Is Anthony Ranaudo a top prospect again?

Before he was a Red Sox prospect, Anthony Ranaudo was a top college arm. - USA TODAY Sports

After serious 2012 struggles, the right-handed pitching prospect seems back in a big way in 2013.

With all the buzz following Matt Barnes, Allen Webster, and Rubby De La Rosa, it's no surprise that Anthony Ranaudo has been somewhat lost in the shuffle. He struggled for a time at the end of 2011, and, thanks to injuries, was never able to get right in 2012 after an aggressive promotion to Double-A by the Red Sox. He's back in Portland once more, though, and while it's just a handful of starts, he looks much more like the steal of the 2010 draft that the Red Sox hoped he would than he ever has.

Anthony Ranaudo was the top pitching prospect in the 2010 draft when the college season began, but things changed for him in a hurry. Elbow problems after his first start of the year caused him to miss a month -- a more significant length of time in the NCAA than in the pros -- and he was a shadow of himself upon his return. The Red Sox used one of their supplemental first-round selections to make Ranaudo the #39 pick in the draft despite the issues, because that's about the only way Boston was able to get top-10 level ceilings with their typical late first-round draft slots -- the same mindset led them to Jackie Bradley Jr. a year later. When Ranaudo dominated the Cape Cod League that summer, Boston looked pretty smart for selecting the 6-foot-7 hurler as late as they had.

Expectations were very high for the young right-hander, as Baseball America made clear with their report on Ranaudo entering 2011 before he had ever thrown a professional inning, ranking him the #67 prospect in all of baseball:

Assuming Ranaudo's elbow problems are behind him, Boston may have stolen a frontline starter with the 39th overall pick. He'll make his pro debut at high Class A Salem and could reach the majors by the end of 2012.

The end of 2012 has come and gone, and Ranaudo remains in the minors thanks to injuries that derailed nearly his entire season. Granted, even if he had remained healthy, a September call-up would have been a faster-than-expected pace for most, but this just goes to show you what kind of arm some prospect analysts believe he has.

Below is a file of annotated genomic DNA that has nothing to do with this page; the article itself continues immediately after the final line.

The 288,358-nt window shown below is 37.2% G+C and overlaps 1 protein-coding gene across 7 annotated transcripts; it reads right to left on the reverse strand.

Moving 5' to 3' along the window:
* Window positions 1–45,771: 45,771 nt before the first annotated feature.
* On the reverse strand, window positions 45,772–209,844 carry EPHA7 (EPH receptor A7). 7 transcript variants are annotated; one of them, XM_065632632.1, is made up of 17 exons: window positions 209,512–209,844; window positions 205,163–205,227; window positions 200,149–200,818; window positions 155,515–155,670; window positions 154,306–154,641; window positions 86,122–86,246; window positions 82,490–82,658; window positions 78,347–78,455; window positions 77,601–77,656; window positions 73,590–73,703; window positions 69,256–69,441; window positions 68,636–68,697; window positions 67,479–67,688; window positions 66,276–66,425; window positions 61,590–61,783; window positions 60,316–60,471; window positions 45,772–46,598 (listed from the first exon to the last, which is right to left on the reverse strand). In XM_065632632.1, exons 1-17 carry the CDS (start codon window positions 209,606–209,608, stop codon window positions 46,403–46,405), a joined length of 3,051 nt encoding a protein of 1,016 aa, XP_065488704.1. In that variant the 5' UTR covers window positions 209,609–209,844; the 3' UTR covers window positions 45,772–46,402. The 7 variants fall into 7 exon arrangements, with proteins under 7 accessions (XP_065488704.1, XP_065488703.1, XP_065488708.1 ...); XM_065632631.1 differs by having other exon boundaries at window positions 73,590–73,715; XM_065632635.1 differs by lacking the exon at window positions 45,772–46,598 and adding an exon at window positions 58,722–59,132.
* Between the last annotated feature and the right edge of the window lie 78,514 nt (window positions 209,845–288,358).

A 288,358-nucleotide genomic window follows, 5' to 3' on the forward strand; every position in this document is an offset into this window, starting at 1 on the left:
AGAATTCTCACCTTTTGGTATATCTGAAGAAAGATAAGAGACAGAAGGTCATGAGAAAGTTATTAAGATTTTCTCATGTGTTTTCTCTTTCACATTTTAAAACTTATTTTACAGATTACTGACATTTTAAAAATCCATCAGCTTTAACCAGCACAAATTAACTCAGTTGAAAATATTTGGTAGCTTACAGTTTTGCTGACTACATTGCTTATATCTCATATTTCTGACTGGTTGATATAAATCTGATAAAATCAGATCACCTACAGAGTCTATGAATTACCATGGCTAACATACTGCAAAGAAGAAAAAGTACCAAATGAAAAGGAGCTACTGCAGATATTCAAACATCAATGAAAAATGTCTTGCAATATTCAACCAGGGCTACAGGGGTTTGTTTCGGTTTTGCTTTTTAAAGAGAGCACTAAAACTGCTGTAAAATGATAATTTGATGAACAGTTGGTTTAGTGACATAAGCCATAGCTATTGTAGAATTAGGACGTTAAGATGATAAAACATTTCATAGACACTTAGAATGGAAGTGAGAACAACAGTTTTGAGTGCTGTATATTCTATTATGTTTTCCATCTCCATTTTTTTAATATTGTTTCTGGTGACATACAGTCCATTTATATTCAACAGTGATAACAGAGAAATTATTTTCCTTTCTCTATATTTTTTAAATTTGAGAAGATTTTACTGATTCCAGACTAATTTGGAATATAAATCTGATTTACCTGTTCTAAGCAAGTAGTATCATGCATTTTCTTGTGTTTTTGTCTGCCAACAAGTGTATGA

His initial campaign in 2011 was a mixed bag. He pitched well at Low-A Greenville, striking out just under 10 batters per nine with over three times as many punch outs as free passes, but you would have maybe liked a little more from a college arm in Low-A, too -- remember, Matt Barnes flat-out dominated the same league a year later. Things slowed down even further a bit after his promotion to High-A Salem. There, Ranaudo struck out 7.4 batters per nine, saw his velocity slip a bit as he hit a wall mid-season, and posted a 4.33 ERA in his 81 innings.

Baseball America still felt he could be a number three starter in the majors, and pushed his timetable back one year to 2013. That was before he made just nine starts and pitched 37 innings for Double-A Portland due to injury, rendering 2013 an impossibility as that time would be needed in the minors to play catch-up on his development. When he did take the mound, he didn't have much to show, as he walked as many as he struck out (with too many of the former and not enough of the latter). Baseball America explains:

Some club officials thought his problems were as much mental as physical. Before Ranaudo got hurt, he was throwing 93-96 mph in short stints and showing a better curveball than he had previously as a pro. Both can be plus pitches, and he complements them with a solid changeup. When he's on, he repeats his delivery, uses his tall frame to leverage pitches down in the strike zone and works both sides of the plate.

He spent the off-season in winter ball, and while that was interrupted by a groin issue, he's back at Double-A Portland for a second go of things to see if he can capture the above quoted text and use it in game form after a year without. So far, so good: the results are much improved, and we're being reminded that a healthy Ranaudo is a prospect with a lot of potential. In his five starts and 27 innings, Ranaudo has punched out 30 batters, walked just six, limited opponents to one homer, and owns an ERA of 1.00. On Thursday, without his best strikeout stuff at his disposal, he still whiffed four in 5-1/3 innings and held his opponent to one run, four hits, and a lone walk.

It's just 27 innings, but if last year's 37 could be held against him as a prospect, this year's start should be to his credit. He still has a long way to go, considering that the primary issues with him in the past have been health and mechanical consistency -- he'll need to get through his first full professional season without either coming up before anyone can exhale on those matters.

He might not be back, but with the sudden plethora of starting pitching prospect depth in Boston's system, his success isn't as necessary as it once was, either. That's what makes the appeal of a return to form that much more intriguing, though: if Ranaudo can get back to where he was supposed to be all along, and he joins the likes of Barnes, Webster, and De La Rosa as the future of the Red Sox rotation, then whatever crowded rotation problems arise will be welcome ones.

Even if he can't hack it as a starter, but instead ends up in the relief role that many less enthusiastic prospect analysts felt could be in his future, it's not as much of a problem as it would have been for Boston at the time they selected him in the draft. If Ranaudo can just continue to stay healthy and develop himself into a big-league pitcher, everything else will fall into place. This season is just a start, but for the first time in awhile, it's one in the right direction.

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